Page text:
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Marc Chagall – La Thora

Sold for 4.800.000 SEK at Uppsala Auktionskammares evening sale ”The Neuman Collection”, 7 Dec 2016.

1000. Marc Chagall (1887‑1985). ”La Thora”.
Signed Marc Chagall. Gouache, pastel, brush and ink on paper, 58 x 79 cm.

Born into a poor Hasidic family near Vitebsk, in the Western part of Russia, Marc Chagall was the eldest of nine children. It was the images and memories from these early Russian years that would repeatedly be used in his art when he left his hometown and moved to Paris. The Russo-Jewish culture was an emotional and intellectual source that populated his memories, and fueled his imagination with strong experiences from his childhood.

Chagall’s works are often autobiographical and mirror the artist’s views on life. Throughout Chagall’s oeuvre, the figures are laden with significance. The animals of Chagall’s dream worlds – donkeys, goats and cockerels – not only recall the peasant life in his hometown but often seem emblematic of the artist himself.
The artist’s pre-occupation with Jewish themes and religious family life resulted in many masterpieces. In La Thora, painted in 1970, Chagall has placed the Torah next to the angel as the centrepiece. The small houses and animals are a reminder of his past and his provincial upbringing in Vitebsk. The Jewish man, perhaps depicting his father, whose posture gives the picture a turning motion, is also central in the composition. The angel, with the face of Bella Rosenfeld, Chagall’s beloved first wife. Chagall’s Russian and Jewish heritages are at the very core of his work.

Figure 1. La chute de l’Ange, 1923-47.

Figure 1. La chute de l’Ange, 1923-47.
Chagall, Marc (1887-1985):  La chute de l’ange Allegorie representant la perte de l’ange de son statut divin. 20th cent.
Basel, Kunstmuseum, peinture © 2016. Photo Josse / SCALA, Florence 

The painting in Figure 1, La chute de l’Ange (Private Collection, on deposition at Kunstmuseum Basel), on which he started working in 1923 and finished in 1947, gives an impression of being an “Allegory of an Age of Terror”, as Chagall’s biographer Franz Meyer described it. The same main features as in La Thora are seen; the angel and the Jew with the Torah. However this is a dramatic and dark post-war painting with its fiercely red falling angel. La Thora on the other hand is a more joyful depiction from a time when Europe was more at peace. Chagall seems nevertheless to still experience the world as being somewhat upside down.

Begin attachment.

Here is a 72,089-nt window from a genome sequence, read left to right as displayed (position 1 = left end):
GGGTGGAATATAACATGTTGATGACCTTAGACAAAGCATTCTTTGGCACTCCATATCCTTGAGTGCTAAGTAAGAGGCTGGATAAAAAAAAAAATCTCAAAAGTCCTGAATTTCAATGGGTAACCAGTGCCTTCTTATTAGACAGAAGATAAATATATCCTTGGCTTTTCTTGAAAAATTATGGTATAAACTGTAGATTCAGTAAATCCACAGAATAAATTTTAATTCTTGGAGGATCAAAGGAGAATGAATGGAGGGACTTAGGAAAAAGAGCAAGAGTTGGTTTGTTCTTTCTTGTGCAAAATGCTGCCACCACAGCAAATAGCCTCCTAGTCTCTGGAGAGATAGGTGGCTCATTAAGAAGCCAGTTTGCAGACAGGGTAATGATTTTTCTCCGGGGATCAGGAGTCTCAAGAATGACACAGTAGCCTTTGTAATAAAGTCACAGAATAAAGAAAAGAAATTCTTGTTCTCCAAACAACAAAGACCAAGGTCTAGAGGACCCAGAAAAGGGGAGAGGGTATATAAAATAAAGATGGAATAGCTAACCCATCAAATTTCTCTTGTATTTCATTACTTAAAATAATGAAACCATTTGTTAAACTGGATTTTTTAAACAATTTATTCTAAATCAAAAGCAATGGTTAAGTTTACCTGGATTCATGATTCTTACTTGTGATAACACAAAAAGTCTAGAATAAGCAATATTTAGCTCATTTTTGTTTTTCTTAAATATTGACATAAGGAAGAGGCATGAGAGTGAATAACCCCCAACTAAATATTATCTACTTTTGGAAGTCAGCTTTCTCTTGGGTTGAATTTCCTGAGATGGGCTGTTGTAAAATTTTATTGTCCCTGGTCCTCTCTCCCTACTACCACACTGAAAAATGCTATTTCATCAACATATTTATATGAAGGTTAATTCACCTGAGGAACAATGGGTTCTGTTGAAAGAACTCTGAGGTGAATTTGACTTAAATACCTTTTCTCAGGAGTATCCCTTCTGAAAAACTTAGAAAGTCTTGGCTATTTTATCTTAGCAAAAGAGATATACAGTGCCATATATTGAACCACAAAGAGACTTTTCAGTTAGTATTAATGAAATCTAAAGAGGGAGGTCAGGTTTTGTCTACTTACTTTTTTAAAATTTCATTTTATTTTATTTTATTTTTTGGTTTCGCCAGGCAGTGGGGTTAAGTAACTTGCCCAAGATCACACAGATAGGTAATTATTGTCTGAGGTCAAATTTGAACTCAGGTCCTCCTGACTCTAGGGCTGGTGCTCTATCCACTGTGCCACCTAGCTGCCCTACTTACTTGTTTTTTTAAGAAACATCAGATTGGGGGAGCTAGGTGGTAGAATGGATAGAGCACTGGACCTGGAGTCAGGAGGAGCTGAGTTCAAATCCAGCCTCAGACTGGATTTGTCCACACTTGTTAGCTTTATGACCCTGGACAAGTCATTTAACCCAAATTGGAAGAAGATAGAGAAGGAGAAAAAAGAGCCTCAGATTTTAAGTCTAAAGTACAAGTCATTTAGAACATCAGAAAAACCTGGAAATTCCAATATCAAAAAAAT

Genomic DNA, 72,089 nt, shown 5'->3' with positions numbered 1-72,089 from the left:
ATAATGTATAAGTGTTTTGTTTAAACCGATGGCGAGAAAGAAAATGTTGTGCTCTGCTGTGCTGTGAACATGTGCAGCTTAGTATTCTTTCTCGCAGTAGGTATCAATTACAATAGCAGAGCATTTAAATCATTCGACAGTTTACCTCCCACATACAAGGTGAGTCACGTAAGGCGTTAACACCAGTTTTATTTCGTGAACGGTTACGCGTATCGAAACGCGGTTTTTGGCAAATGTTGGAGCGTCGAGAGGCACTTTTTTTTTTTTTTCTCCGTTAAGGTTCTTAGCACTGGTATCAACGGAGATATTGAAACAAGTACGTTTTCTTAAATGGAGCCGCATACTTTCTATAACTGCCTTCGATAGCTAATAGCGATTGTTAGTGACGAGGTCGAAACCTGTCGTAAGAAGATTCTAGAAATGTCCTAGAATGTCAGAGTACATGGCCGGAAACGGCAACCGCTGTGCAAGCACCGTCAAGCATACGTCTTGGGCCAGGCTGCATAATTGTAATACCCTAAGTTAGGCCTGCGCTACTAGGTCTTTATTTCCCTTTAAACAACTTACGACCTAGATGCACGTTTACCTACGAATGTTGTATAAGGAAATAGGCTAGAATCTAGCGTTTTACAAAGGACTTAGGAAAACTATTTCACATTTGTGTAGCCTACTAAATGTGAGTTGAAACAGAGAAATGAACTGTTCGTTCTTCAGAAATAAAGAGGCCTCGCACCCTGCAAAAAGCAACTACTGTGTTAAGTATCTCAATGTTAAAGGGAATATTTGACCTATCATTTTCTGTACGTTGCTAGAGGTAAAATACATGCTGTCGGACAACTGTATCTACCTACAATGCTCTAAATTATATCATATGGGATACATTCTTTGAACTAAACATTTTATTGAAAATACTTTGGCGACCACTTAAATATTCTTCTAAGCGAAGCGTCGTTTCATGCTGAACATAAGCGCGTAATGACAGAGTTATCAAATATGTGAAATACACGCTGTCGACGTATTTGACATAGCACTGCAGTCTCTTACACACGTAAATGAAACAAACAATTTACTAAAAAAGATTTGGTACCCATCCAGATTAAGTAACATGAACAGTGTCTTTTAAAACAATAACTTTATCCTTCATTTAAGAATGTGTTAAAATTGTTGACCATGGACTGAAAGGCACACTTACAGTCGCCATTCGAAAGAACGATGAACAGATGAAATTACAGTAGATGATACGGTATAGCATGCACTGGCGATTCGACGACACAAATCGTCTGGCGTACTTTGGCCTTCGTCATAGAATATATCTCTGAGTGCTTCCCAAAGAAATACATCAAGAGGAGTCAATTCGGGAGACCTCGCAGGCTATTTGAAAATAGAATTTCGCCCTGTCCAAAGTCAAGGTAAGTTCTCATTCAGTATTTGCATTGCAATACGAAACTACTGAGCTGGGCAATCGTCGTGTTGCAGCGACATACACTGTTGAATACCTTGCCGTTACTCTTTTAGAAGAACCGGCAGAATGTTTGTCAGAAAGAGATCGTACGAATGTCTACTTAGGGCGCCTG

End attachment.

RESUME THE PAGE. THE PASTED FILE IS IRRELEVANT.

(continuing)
Being a master of handling colours he uses a vivid palette that attracts and captures the viewer’s attention. In his later years living in the Côte d’Azur his palette had moved towards brighter colours. The blue for instance in La Thora with its Mediterranean connotation is a vital colour in Chagall’s oeuvre giving the painting a mythic, dreamlike quality.

The same impression of the objects being airborne is apparent in the two paintings. The airborne feature is common in Chagall’s oeuvre seen as, for instance, floating couples, angels, and bouquets of flowers. This also reminds the viewer how the circus, for Chagall and other artists, became a central metaphor and a suggestive kaleidoscope of forms and colours. Where a repeal of the law of gravity becomes in a sense a metaphysical circus, the air is the element where Chagall is comfortable.

Figure 2. Solitude, 1933.

Figure 2. Solitude, 1933.
Chagall, Marc (1887-1985):  Solitudine, 1933. Tel Aviv, Tel Aviv Museum of Art.  © 2016.

Photo SCALA, Florence 

The Torah, Rabbi and Jewish men often appear in the spectra of Chagall’s motifs. The Torah, in the form of a scroll, is the Jewish symbol for the “instruction” and in a way guiding the Jewish people through their culture and practice. A Jew holding the Torah can be seen for example in Figure 2, the painting Solitude of 1933 (Tel Aviv Museum of Art, Israel). Although the man expresses loneliness he clings to the Torah, knowing that the language and texts of the Jewish people will continue to unite them.

Chagall enjoyed a growing success and by the time he was painting La Thora he was living in Saint-Paul-de-Vence in the South of France with his second wife, Valentina Brodsky, still producing his reveries nostalgic of his youth. Even in his later years he is inventive and creative, while often using the same elements of pictures, forms and colours as he already used in the mid 1920’s. “Truly my pictures are my biography. I paint with the brush instead of with my mouth. In my paintings there is all the poverty of my childhood” (Sidney Alexander, Marc Chagall – A biography, 1978, p. 469).

Mr. Magnus Bexhed
+46 705 – 22 12 04

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